The Sorry Saga of Bhutan's North

The Sorry Saga of Bhutan's North
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Monday, January 12, 2009



Man detained for eight months on suspicion, allegedly denied food and water, handcuffed throughout, and punched on ribcage says he has nothing against the police

Man detained for eight months on suspicion, allegedly denied food and water, handcuffed throughout, and punched on ribcage says he has nothing against the police

Jan 11, 2009-Thimphu: A week after the parliament discussed humane treatment of prisoners, a man who languished eight months in police lockup on suspicion charges is opening up about his plight.

Gyeltshen, a mechanic at the National Resource Development Corporation Ltd. in Thimphu, who was on a visit to his wife’s village at Ladrong in Lhuentse, was arrested on April 22 last year as the police suspected he stole religious artifacts from a private lhakhang nearby.

To make him confess to the crime, Gyeltshen said he was not given food or water for about a week though the recently passed Prison Act states every prisoner should be provided three square meals a day.

When he thought he would die of thirst and could not get a drop of water Gyeltshen knew he had no other way.

“I drank my urine,” he said.

“I don’t know what the police procedures are for detaining and punishing the suspects, but, what is done is done,” said the father of six who has almost resigned to the pain and humiliation he went through for a crime he did not commit.

The police chief, Colonel Kipchu Namgyel, said, under section 165 of the Civil and Criminal Procedure Code the police make arrests with or without warrant based on circumstances. “There are no limitations for time period on detention; usually it is up to 90 days but based on the circumstances, it can go on for more days.”

Gyeltshen lives in Thimphu while his wife lives in Phuentsholing with their six children.

The 35-year-old, whose five children in Phuentsholing had to leave school because he was in the cell, says he has nothing against the police.

He just wants the lhakhang caretaker who told the police that he suspected him in the theft to be charged. Gyeltshen has filed a case at the Lhuentse Court against the caretaker.

Between May 15 and 22 last year, Gyeltshen said he was handcuffed from the back, and a stick was placed horizontally from arm to arm. The stick was then tied to the ceiling. “I received four slaps and six blows on my left ribcage from the police,” said Gyeltshen.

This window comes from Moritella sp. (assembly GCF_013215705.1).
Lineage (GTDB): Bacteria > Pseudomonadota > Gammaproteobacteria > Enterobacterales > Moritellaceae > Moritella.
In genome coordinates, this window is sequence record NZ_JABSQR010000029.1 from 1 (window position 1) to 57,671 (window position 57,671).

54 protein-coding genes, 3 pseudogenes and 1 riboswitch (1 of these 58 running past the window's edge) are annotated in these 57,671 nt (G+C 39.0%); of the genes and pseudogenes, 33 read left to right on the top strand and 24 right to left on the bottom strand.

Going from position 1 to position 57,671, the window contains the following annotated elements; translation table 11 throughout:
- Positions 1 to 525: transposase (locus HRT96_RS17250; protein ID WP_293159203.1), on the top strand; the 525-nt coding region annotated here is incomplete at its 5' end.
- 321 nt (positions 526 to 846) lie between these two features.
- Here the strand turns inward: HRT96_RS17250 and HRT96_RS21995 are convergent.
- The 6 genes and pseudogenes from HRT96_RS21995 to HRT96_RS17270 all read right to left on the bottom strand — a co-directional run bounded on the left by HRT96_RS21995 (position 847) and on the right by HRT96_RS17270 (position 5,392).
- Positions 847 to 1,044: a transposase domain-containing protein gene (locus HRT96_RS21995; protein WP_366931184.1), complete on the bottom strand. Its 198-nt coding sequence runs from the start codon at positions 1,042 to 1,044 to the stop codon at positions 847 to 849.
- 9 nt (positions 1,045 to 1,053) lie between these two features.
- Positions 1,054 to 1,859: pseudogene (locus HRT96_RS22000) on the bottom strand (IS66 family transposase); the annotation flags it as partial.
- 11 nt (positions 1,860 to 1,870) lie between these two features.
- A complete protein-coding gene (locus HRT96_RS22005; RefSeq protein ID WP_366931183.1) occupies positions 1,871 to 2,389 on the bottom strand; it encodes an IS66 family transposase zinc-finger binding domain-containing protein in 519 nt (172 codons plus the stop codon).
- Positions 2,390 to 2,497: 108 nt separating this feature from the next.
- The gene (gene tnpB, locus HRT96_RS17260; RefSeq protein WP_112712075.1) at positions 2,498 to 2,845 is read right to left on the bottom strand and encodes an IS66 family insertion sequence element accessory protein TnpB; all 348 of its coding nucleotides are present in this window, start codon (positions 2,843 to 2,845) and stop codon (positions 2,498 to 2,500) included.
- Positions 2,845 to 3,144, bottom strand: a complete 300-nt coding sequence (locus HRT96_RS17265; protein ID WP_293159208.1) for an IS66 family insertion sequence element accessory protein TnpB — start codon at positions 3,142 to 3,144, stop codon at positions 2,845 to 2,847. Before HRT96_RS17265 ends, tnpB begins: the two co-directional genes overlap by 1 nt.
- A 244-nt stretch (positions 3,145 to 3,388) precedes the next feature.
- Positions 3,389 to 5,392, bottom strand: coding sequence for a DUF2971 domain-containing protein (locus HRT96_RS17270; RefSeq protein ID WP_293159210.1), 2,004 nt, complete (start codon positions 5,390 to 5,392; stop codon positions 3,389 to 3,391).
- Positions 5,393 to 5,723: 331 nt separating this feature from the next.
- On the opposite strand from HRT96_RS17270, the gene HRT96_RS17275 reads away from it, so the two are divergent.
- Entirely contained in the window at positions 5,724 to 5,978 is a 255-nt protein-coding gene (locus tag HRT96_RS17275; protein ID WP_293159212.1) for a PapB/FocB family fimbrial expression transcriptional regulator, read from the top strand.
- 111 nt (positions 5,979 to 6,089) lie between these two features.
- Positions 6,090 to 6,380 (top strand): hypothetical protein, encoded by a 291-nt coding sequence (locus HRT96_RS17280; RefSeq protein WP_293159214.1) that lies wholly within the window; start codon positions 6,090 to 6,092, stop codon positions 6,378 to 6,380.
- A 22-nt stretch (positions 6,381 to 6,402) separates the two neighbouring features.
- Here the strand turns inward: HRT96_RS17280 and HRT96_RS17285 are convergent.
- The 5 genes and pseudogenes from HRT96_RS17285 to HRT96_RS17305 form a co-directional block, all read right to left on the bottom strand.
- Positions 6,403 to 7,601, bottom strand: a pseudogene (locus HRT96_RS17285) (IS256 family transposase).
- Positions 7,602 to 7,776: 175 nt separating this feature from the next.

On May 23, Gyeltshen’s wife was also arrested suspecting her as an accomplice. While under detention, the wife had to work as a laborer for the construction of police quarters.

However, Colonel Kipchu Namgyel said the police don’t manhandle the public. “If anyone proves that he/she was tortured by the police then I will take it up legally,” he said.

After the stolen artifacts were recovered in December last year, Gyeltshen and his family were released on December 22 after the police found no substantial evidence against him.

With no money in hand, and increasing debts including house rent, Gyeltshen returned to Thimphu, still bearing the handcuff marks on his wrists.

The Prison Bill states that someone under trial can be handcuffed while being transferred from one place to another as he can become violent, pose risks of injury to self and others, or abscond.

Colonel Kipchu Namgyel said suspects involved in crimes against national security and for stealing religious artifacts are handcuffed for security reasons.

What is worrying Gyeltshen now is not his honor or the time he had to spend in prison. He is concerned whether the school where his five children studied will take them back as they have lost classes for months.

Asked about the Lhuentse officer in-charge who arrested Gyeltshen, the police chief said he is on training outside the country.

“He is a smart and judicious officer,” said Colonel Kipchu Namgyel.

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